ACLU of New Jersey Successfully Challenges Subpoena for Student Journalist's Death Penalty Documentary Notes

Affiliate: ACLU of New Jersey
September 8, 2003 12:00 am

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NEWARK – The American Civil Liberties Union of New Jersey announced today that a federal court has blocked the forced disclosure of video-taped interviews that Rowan University student Jason Kitchen had created for a documentary about a New Jersey death row inmate.

“This ruling was a confirmation of the First Amendment guarantee of freedom of the press and it is a victory for student journalists in particular,” said Robert Balin, an ACLU cooperating attorney with the New York law firm Davis Wright Tremaine. “Although a student, Jason Kitchen was as much a reporter as any other documentary filmmaker, and the state cannot decide to go rummaging through his materials any more than it can through the materials of a reporter working for a daily newspaper.”

At issue in the case was whether student filmmakers such as Kitchen are covered by the journalists’ privilege — a public policy that shields the press from compelled disclosure of their newsgathering materials — and whether the state could override the presumption against disclosure in this case. New Jersey officials had subpoenaed Kitchen’s material for their defense against Marshall’s federal petition challenging his death sentence based upon ineffective assistance of counsel.

Referring to the state’s subpoena as “fishing expedition,” United States District Judge Joseph Irenas ruled that Kitchen’s work was protected by the press privilege. “I’m extremely pleased with the decision,” said Kitchen, 22, an aspiring filmmaker and June graduate of Rowan University. “It will help ensure the ability of students with creative intentions to conduct projects in the future.”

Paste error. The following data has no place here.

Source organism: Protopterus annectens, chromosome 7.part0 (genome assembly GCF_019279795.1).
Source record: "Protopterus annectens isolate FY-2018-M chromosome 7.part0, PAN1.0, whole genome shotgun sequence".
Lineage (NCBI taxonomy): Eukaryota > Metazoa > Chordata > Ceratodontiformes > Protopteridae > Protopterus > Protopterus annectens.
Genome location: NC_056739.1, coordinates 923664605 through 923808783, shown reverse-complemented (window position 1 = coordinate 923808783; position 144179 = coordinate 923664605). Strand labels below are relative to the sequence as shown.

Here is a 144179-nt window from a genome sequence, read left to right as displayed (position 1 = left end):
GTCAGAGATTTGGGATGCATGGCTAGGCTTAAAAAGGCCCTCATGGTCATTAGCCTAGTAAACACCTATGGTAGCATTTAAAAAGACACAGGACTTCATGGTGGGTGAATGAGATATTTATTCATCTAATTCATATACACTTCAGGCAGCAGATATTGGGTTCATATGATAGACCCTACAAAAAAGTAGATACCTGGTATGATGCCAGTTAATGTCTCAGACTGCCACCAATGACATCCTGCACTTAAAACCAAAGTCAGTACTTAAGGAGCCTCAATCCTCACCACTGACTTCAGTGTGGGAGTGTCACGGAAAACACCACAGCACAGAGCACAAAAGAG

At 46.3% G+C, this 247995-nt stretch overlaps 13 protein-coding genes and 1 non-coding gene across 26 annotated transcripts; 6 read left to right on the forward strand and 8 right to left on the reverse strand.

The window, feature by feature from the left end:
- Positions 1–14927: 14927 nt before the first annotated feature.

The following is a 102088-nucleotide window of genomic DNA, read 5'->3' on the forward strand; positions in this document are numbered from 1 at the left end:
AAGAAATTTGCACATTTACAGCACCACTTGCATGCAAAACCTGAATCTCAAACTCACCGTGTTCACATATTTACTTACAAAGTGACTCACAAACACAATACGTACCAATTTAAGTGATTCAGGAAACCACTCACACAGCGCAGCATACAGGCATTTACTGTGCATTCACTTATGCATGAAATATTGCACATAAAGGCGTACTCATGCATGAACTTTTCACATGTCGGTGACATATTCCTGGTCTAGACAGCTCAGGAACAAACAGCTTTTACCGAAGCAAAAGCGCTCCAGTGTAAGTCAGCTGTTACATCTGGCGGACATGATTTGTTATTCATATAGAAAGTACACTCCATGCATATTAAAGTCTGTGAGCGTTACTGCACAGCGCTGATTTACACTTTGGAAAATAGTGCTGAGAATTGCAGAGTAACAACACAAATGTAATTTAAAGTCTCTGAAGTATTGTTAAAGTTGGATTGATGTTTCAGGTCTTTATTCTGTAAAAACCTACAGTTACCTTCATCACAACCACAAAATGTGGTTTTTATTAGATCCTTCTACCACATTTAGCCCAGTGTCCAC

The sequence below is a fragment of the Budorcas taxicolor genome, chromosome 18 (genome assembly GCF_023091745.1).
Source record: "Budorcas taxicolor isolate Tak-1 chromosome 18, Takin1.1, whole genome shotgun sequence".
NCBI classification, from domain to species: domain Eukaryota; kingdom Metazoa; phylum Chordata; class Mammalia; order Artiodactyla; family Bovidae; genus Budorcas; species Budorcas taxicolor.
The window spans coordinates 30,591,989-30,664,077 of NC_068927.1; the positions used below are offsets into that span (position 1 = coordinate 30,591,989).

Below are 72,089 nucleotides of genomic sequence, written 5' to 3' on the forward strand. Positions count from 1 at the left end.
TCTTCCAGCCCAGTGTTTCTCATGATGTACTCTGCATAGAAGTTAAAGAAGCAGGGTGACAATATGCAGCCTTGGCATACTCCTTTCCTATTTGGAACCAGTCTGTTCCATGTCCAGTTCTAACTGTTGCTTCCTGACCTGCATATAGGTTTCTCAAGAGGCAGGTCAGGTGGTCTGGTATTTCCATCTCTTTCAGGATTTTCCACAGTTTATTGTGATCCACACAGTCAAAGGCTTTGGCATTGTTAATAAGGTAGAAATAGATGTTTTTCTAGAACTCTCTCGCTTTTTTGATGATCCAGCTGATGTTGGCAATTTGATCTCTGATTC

Kitchen’s film, “Fatal Mistakes,” is a 56-minute documentary about the case of Robert Marshall, who was sentenced to death in 1986 for hiring someone to murder his wife. Kitchen created the film for a television documentary production course at Rowan University. He and his crew interviewed a number of individuals involved in Marshall’s case, including Marshall himself. This was the first filmed interview of Marshall since his conviction in 1986.

Following the interview, the state served subpoenas on both Rowan University and Kitchen in July 2003, seeking “all videotapes, notes and documents pertaining to interviews” that Kitchen had conducted of Marshall, his son, his trial attorney, the trial prosecutor and the chief investigator. The state subsequently narrowed its subpoena to the Marshall interview materials and also moved to take Marshall’s deposition, in keeping with the legal requirement to seek alternative sources for information. That motion was granted last week.

In seeking to quash the subpoenas, the ACLU argued that federal courts have recognized a qualified privilege protecting journalists from the compelled disclosure of both confidential and non-confidential sources and newsgathering information. The courts have also consistently held that the privilege is not limited to members of the traditional print and broadcast news media, but may be invoked by documentary filmmakers and student journalists such as Kitchen and anyone who engages in investigative reporting with the intent to disseminate the information to the public.

ACLU of New Jersey cooperating attorneys in the case are Balin and Matthew Leish of Davis Wright Tremaine in New York City and Bruce Rosen of McCusker, Anselmi, Rosen, Carvelli & Walsh in Chatham, New Jersey. The case is Robert O. Marshall v. Roy Hendricks.

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